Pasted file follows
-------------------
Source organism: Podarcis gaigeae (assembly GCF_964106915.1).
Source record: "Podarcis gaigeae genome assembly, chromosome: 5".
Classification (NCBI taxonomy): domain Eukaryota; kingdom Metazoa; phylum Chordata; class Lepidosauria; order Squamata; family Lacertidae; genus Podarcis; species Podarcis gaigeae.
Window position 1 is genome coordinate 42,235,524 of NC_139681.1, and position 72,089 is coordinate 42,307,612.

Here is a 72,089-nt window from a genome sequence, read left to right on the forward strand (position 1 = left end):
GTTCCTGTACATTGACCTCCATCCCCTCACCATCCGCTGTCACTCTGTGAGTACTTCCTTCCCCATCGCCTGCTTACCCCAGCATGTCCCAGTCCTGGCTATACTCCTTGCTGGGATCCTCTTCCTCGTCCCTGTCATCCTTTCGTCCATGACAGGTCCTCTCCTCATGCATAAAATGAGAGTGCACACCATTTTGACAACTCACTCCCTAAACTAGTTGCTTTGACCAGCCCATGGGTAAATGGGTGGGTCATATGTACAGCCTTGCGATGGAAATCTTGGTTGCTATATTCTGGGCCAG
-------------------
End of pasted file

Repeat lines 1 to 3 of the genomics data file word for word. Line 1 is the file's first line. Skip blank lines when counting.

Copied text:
Source organism: Podarcis gaigeae (assembly GCF_964106915.1).
Source record: "Podarcis gaigeae genome assembly, chromosome: 5".
Classification (NCBI taxonomy): domain Eukaryota; kingdom Metazoa; phylum Chordata; class Lepidosauria; order Squamata; family Lacertidae; genus Podarcis; species Podarcis gaigeae.